ABOVE PHOTO: A man walks past a “For Rent” sign in San Francisco. President Joe Biden wants to add some 200,000 Section 8 vouchers but housing advocates and critics say the rental assistance program is flawed and allows discrimination. States and localities are increasingly enacting protections for voucher-holders. (AP Photo/ Jeff Chiu)
By Kristian Hernández
Stateline, an initiative of The Pew Charitable Trusts((www.pewtrusts.org)
President Joe Biden wants to expand Section 8 housing assistance to more than 200,000 additional families. The administration proposed an additional $5.4 billion in hopes that housing vouchers will help low-income people at risk of homelessness because of the pandemic.
But the challenge for many voucher-holders is finding landlords willing to accept them.
Alice Robinson of Dallas knows this problem well.
Robinson, 62, has used a federal housing voucher to cover two-thirds of her rent. For the past three years she’d been living at an apartment complex in south Dallas, but last month her landlord refused to fix a leaky water heater and failed a yearly inspection required under Section 8.
The local housing authority told her she had two weeks to find a new home.
“I nearly ended up homeless because I couldn’t find an apartment,” said Robinson, a Black woman who raised five children on her own. “They say they have availability but as soon as I ask if they take Section 8, suddenly those vacancies disappear.”
Bidens’s 2022 spending request is expected to be submitted to Congress for approval in the next few months.
Nationwide, more than 2.2 million households receive federal subsidies through the Housing Choice Voucher Program. The program, established in 1974 under Section 8 of the U.S. Housing Act, is meant to fill the gap between what families can afford to pay and local rents. But under federal law, landlords are free to reject tenants with vouchers.
An increasing number of states and cities are stepping in to help.
More than a dozen states have enacted so-called source-of-income laws that bar landlords from rejecting prospective tenants because they plan to use housing aid to pay the rent. Five of the states have acted in the past three years, according to the Poverty and Race Research Action Council, a civil rights and policy organization based in Washington, D.C. More than a hundred localities have similar laws.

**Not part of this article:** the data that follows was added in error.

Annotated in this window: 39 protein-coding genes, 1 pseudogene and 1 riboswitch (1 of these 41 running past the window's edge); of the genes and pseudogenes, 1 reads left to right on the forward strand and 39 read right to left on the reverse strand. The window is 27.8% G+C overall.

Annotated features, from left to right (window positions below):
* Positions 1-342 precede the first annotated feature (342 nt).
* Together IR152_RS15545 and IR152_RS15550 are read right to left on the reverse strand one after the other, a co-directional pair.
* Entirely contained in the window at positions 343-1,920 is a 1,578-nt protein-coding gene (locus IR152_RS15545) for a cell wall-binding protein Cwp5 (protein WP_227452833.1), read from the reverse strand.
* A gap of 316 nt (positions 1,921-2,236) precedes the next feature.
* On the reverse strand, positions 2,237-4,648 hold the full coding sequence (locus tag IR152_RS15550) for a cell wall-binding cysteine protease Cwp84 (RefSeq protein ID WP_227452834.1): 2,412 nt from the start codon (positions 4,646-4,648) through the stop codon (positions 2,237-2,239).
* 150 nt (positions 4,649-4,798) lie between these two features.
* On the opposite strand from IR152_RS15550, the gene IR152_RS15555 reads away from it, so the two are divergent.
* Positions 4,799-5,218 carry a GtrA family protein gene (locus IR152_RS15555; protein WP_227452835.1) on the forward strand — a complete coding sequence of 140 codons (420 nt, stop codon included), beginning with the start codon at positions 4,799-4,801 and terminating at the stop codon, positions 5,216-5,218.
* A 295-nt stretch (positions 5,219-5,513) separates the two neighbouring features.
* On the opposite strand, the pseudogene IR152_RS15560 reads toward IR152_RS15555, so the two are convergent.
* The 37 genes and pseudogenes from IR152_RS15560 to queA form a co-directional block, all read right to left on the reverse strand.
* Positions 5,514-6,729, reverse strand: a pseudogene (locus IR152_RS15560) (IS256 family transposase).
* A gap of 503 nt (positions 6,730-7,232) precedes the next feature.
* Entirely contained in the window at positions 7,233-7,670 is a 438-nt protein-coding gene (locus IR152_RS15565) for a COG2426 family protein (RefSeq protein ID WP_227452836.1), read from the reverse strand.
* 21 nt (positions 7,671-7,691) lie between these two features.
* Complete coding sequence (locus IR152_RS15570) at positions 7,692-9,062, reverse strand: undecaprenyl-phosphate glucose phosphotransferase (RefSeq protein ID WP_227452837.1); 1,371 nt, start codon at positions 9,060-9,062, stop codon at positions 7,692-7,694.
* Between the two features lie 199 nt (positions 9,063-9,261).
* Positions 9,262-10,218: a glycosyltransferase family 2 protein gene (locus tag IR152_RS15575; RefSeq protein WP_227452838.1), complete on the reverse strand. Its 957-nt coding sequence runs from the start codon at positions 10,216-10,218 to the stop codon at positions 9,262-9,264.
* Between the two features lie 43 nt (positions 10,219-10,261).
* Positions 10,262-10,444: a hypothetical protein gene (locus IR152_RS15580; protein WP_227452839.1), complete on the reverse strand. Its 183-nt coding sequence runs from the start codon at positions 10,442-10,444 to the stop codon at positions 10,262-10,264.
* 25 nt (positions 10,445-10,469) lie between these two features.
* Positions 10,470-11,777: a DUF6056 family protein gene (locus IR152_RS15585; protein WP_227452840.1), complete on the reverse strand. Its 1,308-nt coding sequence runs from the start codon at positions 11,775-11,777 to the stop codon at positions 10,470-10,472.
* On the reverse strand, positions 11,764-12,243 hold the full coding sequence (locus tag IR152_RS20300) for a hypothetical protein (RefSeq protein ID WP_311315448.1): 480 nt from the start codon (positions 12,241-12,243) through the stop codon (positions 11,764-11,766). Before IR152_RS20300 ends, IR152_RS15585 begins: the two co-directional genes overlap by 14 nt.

But these laws have been contentious, and not all states are moving in the same direction. Rhode Island last month became the latest state to enact a statewide source-of-income law. But two weeks later, Iowa moved in the opposite direction, through a law banning localities from passing protections for voucher-holders.
Critics argue that source-of-income laws unfairly force property owners to participate in a supposedly voluntary program that they say is inefficient and costs them thousands each year in lost income. An ongoing battle in Texas over a state law that bars local source-of-income laws illuminates the issues.
A racial ‘dog whistle’?
Two days before Biden announced his proposed Section 8 expansion, property owners and tenants’ rights advocates testified before the Texas House Urban Affairs Committee on a proposed repeal of Texas’ 2015 law barring local source-of-income ordinances.
Christina Rosales, deputy director at Texas Houser, a research and advocacy organization focused on renter protections, testified at the hearing that voucher discrimination allows landlords to turn renters away based on race, color, national origin, sex, family status, disability or age.
She said that while these are protected classes, landlords often discriminate against voucher-holders, who are mainly women of color, by setting rent above the fair market values set by the U.S. Department of Housing and Urban Development every year, or by outright refusing to accept vouchers.
“Saying they don’t accept vouchers is all a proxy for race,” Rosales said in an interview. “I’ve heard of landlords who say, ‘They have a different lifestyle than the people that we want living here.’”
“It’s all very dog whistle racially coded,” she added.
Because voucher-holders are most likely to be Black, many advocates argue that landlords who reject voucher-holders are in fact discriminating based on race, which is illegal under federal fair housing laws.
Data from the Department of Housing and Urban Development shows that 48% of voucher-holders were Black, 32% were White, 17% were Hispanic and 2% were Asian in 2017.